Moreover, both the FDA and FTC require that all claims made by dietary supplement manufacturers and distributors be substantiated. The FDA has adopted the FTC’s “competent and reliable scientific evidence” standard, meaning that all claims are required to be backed by “tests, analyses, research, studies or other evidence based on the expertise of professionals in the relevant area, that has been conducted and evaluated in an objective manner by persons qualified to do so, using procedures generally accepted in the profession to yield accurate and reliable results.”

So what can companies do to help clean up the industry image?

  • Support the new adverse event reporting (AER) requirements. On December 22, 2006, President Bush signed the Dietary Supplement and Nonprescription Drug Consumer Protection Act, which requires mandatory reporting of all serious adverse events for all dietary supplement and over-the-counter drug manufacturers selling products in the United States. Showing your support for the new law helps to demonstrate your company’s confidence in the safety of your products and helps build consumer confidence in dietary supplements generally.
  • Spread the facts. The dietary supplement industry can help counter the misinformation by spreading the truth. In addition to setting the record straight on the inaccuracies discussed above, there are other myths in Hurley’s book and essay that should be dispelled. For example, he repeatedly makes reference to safety concerns surrounding homeopathics. However, homeopathics are classified as drugs under federal law and are not dietary supplements. Similarly, Hurley describes injury to a woman who used a salve on her nose. However, salves are not dietary supplements. By definition, dietary supplements must be ingested; topical products cannot be dietary supplements. Being vocal about these and other inaccuracies can help counteract some of the negative press.
  • Advertise responsibly. In light of the recent attacks on the industry, it is crucial that marketers of dietary supplements market their products responsibly. Manufacturers and distributors should make certain that all marketing claims are supported by competent and reliable scientific evidence. In addition, marketers of dietary supplements should take extra care to avoid the marketing practices to which the FTC objected in the recent weight-loss product settlements. Specifically, marketers must be certain to disclose when endorsers are paid in connection with their testimonials, take care not to format infomercials to appear as talk shows rather than advertisements and disclose that consumer endorsers lost weight not only by taking the product, but also by engaging in rigorous diet and/or exercise programs, if that is the case.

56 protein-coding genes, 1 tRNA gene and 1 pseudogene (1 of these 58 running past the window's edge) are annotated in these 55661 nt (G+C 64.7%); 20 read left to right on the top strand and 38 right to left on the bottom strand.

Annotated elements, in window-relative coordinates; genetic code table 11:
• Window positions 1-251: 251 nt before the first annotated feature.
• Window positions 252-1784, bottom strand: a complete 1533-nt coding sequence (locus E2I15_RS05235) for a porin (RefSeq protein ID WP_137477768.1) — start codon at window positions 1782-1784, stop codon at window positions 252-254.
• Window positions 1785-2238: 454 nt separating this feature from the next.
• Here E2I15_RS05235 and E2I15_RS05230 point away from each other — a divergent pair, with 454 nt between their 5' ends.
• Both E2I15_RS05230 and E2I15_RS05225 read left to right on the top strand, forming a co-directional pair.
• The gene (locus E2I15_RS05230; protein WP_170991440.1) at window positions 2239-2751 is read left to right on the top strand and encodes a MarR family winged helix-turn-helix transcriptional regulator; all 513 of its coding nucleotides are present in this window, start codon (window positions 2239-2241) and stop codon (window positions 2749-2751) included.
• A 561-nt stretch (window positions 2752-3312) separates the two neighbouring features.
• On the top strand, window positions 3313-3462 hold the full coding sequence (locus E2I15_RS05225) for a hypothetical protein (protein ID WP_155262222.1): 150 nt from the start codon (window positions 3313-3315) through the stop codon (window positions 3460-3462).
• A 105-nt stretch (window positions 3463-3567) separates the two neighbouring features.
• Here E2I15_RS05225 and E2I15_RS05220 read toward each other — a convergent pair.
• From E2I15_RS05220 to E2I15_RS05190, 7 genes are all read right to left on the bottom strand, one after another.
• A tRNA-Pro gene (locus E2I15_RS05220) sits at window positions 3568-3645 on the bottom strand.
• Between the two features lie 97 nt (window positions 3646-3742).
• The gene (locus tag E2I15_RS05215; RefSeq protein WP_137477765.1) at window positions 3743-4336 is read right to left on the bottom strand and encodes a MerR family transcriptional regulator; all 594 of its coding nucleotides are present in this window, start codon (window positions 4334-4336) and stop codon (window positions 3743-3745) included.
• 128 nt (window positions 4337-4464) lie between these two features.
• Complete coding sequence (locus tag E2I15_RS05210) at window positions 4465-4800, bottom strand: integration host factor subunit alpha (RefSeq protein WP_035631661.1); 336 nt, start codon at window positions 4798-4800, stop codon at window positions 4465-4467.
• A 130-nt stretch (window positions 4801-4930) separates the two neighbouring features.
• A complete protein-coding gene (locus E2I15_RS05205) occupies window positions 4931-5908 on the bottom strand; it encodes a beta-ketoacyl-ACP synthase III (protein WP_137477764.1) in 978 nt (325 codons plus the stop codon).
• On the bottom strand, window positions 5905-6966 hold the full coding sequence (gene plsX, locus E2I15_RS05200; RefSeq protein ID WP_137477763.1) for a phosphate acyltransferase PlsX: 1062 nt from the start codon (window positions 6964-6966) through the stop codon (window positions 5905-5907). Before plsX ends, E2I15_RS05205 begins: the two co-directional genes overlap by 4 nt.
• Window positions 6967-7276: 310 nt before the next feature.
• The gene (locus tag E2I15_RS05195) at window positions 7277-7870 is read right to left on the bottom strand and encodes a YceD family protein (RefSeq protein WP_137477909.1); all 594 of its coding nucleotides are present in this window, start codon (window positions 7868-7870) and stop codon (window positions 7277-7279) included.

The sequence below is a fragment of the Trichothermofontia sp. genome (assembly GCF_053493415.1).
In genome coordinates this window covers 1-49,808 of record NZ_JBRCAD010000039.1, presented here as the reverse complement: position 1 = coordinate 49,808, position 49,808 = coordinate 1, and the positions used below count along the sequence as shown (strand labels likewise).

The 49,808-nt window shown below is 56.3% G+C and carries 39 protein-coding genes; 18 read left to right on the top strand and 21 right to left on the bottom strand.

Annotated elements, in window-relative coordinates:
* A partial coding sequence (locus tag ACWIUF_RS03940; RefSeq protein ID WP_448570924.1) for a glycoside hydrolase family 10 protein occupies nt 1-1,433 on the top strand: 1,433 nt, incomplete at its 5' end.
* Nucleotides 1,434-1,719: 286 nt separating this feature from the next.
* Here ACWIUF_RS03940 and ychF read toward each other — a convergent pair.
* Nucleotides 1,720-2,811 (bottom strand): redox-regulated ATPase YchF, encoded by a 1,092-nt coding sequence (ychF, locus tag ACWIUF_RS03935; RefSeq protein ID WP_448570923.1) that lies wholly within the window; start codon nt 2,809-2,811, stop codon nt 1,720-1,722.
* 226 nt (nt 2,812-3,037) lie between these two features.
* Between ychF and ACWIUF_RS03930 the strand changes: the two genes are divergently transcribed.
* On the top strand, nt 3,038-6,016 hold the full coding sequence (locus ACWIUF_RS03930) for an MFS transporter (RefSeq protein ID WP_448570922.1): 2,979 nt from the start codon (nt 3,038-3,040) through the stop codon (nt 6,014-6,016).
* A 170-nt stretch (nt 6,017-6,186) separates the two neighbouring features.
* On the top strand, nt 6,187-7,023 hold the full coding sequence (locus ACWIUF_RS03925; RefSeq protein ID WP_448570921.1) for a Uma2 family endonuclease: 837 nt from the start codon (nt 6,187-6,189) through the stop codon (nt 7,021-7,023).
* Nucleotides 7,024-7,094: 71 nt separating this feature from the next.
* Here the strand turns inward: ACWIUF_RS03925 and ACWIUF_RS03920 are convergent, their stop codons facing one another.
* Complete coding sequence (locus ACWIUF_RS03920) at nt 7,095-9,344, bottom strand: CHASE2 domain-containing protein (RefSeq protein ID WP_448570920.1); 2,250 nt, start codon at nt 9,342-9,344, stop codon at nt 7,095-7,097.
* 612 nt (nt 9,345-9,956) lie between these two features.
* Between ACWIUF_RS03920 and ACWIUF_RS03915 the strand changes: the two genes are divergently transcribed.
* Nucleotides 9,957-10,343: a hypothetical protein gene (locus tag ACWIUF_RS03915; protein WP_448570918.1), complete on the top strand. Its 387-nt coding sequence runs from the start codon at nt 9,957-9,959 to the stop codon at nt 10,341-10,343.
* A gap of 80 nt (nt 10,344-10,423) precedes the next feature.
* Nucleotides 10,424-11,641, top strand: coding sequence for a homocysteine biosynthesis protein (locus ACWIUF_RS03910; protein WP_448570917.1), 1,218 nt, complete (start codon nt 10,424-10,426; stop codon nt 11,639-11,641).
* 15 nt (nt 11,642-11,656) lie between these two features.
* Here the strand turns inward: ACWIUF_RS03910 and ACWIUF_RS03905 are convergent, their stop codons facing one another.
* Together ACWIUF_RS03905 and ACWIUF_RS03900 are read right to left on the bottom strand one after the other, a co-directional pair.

• Support industry trade associations. Industry trade associations like the Council for Responsible Nutrition (CRN) are fighting hard to clean up the industry’s tarnished image. CRN, which represents ingredient suppliers and manufacturers in the dietary supplement industry, focuses on the science in support of dietary supplement claims. This association has long supported mandatory adverse event reporting for dietary supplements, confident that such a system will reveal the strong safety record of dietary supplements. In addition, it has been very active in countering the publicity of Hurley’s book by writing letters to the editor and issuing press releases to correct the false information being disseminated in connection with the book. CRN and other industry trade associations can be great tools in helping to clean up the industry’s image.

By taking these steps, you can help to counter the recent, highly publicized attacks on the dietary supplement industry, and you can promote consumer confidence in the safety of dietary supplements at the same time.

Jeffrey Knowles manages Venable LLP’s Government Division and heads the firm’s Advertising and Marketing Practice Group. Knowles is the immediate past chairman of the ERA Board. He can be reached at (202) 344-4860. Michelle Gayeski is an associate at Venable. She can be reached at (202) 344-4492.